We have our work cut out for us. The gods and goddess of Mount Olympus have never worked with outside consultants before, not even an executive coach. They don’t have any formalized HR processes, no handbook or succession plan–not even a mission or values statement. It’s hard to imagine what they’ve been doing over the past few millennia. It’s as if they’ve never thought about HR before contacting us. No wonder they’ve lost their way.
· Equality: B+. Goddesses are generally equal to gods, though the three most powerful deities are men. Athena and Hera are well liked but don’t have the kind of power that Zeus, Poseidon and Hades wield. After several millennia, it’s time to add a woman to that group.
· Diversity: D-. Can’t sugarcoat this. Except for token centaurs, there’s a serious lack of diversity on Mount Olympus. The old recruiting process, which traditionally favored family members, must be updated. Posting open positions on job boards like Monster.com (note: confirm they are aware this is not for real monsters) should bring in some prospective gods of color. A short-term fix: consider conducting an exchange program with an Egyptian god.
· Benefits: A+. This is where Olympus shines: The benefits are the best we’ve ever seen. The gods and goddesses get eternal life without getting sick or frail in old age. For example, fleet-footed Hermes won’t ever be bound to a walker or wheelchair. (We’ve got to find out who’s their provider.)
· Corporate Culture: C-: I’ve never seen so much dysfunction. We’ve got to hold several team-building off-sites to reduce workplace conflicts. Also it would help to upgrade their tech infrastructure to create a culture of collaboration. This may be a challenge because they’re strangely resistant to cloud computing and they’re not used to being held accountable.
For all their power, they can be emotionally needy and narcissistic, requiring constant external approval.
· They’re still bitter that the Roman gods stole their identities and named the planets after themselves. Zeus was muttering when JW, making small talk, referred to his vacation home in Jupiter, FL, and got crackling mad after Osborn, who’s from Nashville, mentioned being a big Tennessee Titans fan. Apollo didn’t mind talking about going into space but Ares didn’t want to hear about a mission to Mars. (Which reminds me: Next time, Milky Ways are fine for snacks but don’t get Mars bars. Oh, and Poseidon loves Trident gum.)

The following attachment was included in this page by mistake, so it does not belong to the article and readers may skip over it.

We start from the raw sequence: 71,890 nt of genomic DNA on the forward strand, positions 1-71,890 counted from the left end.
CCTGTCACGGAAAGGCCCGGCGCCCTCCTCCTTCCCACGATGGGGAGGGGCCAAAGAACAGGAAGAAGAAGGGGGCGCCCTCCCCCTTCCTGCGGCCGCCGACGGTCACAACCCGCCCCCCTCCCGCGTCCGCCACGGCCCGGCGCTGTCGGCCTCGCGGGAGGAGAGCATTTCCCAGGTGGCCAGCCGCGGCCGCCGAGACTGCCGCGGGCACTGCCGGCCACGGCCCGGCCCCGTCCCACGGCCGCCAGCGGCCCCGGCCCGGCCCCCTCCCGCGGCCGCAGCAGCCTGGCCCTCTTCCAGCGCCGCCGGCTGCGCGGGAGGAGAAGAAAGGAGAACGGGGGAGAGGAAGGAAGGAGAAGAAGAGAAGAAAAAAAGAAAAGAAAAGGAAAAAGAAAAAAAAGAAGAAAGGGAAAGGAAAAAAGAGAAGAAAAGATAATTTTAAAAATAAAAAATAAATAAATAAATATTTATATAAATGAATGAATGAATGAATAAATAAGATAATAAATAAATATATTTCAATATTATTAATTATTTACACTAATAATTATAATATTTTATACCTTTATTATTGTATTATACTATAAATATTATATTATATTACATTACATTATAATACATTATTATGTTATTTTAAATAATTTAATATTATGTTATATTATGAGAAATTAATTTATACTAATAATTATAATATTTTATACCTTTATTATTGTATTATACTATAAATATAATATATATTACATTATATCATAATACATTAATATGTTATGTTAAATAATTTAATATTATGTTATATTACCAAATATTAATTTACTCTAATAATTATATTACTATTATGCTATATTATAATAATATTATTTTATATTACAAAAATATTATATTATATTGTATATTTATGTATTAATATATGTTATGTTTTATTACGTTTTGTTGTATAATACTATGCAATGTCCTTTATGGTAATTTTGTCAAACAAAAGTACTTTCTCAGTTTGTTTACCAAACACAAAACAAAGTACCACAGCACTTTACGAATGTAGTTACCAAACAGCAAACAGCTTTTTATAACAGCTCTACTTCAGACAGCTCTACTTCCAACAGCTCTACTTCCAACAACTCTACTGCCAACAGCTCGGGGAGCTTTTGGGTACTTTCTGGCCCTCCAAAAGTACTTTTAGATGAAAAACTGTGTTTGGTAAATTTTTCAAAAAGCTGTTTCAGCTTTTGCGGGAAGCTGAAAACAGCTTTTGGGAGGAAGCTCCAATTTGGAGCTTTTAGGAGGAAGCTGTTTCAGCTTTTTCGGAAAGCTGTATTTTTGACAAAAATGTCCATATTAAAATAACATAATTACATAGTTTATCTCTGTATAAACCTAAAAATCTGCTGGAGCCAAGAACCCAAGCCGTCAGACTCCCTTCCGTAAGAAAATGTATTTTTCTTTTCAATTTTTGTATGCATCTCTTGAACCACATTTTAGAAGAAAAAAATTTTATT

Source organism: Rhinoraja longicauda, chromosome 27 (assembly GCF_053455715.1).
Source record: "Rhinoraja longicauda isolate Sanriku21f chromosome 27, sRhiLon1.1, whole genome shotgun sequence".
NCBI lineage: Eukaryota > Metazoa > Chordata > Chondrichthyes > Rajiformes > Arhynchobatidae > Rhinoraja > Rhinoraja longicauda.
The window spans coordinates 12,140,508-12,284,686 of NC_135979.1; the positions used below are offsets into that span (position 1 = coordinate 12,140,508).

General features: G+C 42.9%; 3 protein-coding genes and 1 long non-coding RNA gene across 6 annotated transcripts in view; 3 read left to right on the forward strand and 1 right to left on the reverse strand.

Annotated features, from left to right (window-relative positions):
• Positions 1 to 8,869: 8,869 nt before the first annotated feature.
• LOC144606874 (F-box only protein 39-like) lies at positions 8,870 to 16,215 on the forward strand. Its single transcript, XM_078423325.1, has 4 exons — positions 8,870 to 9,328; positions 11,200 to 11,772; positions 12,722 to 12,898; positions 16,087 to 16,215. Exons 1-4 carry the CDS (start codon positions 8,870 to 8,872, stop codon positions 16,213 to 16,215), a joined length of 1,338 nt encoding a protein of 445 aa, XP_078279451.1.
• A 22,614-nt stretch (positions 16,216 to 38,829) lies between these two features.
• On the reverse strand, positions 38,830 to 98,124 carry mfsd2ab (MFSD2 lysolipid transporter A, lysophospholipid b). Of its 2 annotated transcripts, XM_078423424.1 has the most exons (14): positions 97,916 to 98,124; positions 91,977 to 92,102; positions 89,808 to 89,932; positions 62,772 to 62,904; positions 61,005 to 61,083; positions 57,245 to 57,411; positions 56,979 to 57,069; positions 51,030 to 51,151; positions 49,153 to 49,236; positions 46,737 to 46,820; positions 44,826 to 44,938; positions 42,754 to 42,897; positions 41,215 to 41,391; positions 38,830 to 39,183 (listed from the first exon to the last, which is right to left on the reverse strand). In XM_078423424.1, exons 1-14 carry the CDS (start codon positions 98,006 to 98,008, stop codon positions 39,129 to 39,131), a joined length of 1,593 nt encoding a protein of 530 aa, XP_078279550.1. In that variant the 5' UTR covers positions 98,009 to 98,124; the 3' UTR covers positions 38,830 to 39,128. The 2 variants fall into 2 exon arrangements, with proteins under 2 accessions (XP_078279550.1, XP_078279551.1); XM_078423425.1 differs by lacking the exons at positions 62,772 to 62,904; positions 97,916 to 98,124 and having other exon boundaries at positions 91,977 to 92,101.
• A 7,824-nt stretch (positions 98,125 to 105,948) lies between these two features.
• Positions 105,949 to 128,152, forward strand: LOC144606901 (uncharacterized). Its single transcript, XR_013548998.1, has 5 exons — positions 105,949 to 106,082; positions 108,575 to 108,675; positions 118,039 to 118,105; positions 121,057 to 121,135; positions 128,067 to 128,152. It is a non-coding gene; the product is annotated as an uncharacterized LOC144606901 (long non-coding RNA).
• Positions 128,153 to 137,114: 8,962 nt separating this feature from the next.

· That said, they were more understanding than you might expect. When Durstin walked in late, complaining about making his morning commute in his ancient Honda Odyssey, Athena seemed to speak for them all when she said, “Odysseys can take a long time.”
· It’s important to let everyone have a chance to weigh in, particularly Ares because he has anger issues. But Zeus gets to make the final decision because he’s the rainmaker.
· Listen to Apollo: Not only because he’s the god who got the others to agree to bring us in to professionalize their HR processes but as god of prophecy, he has a good sense of what’s to come.
· Athena has great ideas. But don’t refer to the newly redesigned conference room as “Spartan” or she’ll refuse to sit there.
· Poseidon is surprisingly fiscally conscious. Whenever we mentioned out-of-pocket items, he kept asking about net costs.
· All I can say about Hades is that he’s clearly a client from hell.
· Let Morpheus speak. His long-winded digressions will put you to sleep.
· Place any of them on hold when they call. They don’t like that the music comes from Pandora.
· Accept Dionysus’ offer to cater the next brainstorm or you’ll never get anything done. The first session was two days ago, and I still can’t see straight. Instead, a safer bet is probably Demeter, goddess of the harvest.
· Develop a strategic plan focused on realistic shorter-term goals, defined as between two and five years, not 500 years (as Hades suggested).
· Consider restructuring: Does having a god of war send the right message? (Ought to check with marketing on that, if they have in-house marketing.)
· Meet with Linda when she gets back. She rightly felt it highly inappropriate of Ares to talk about, “finding all those Trojans in the water.”
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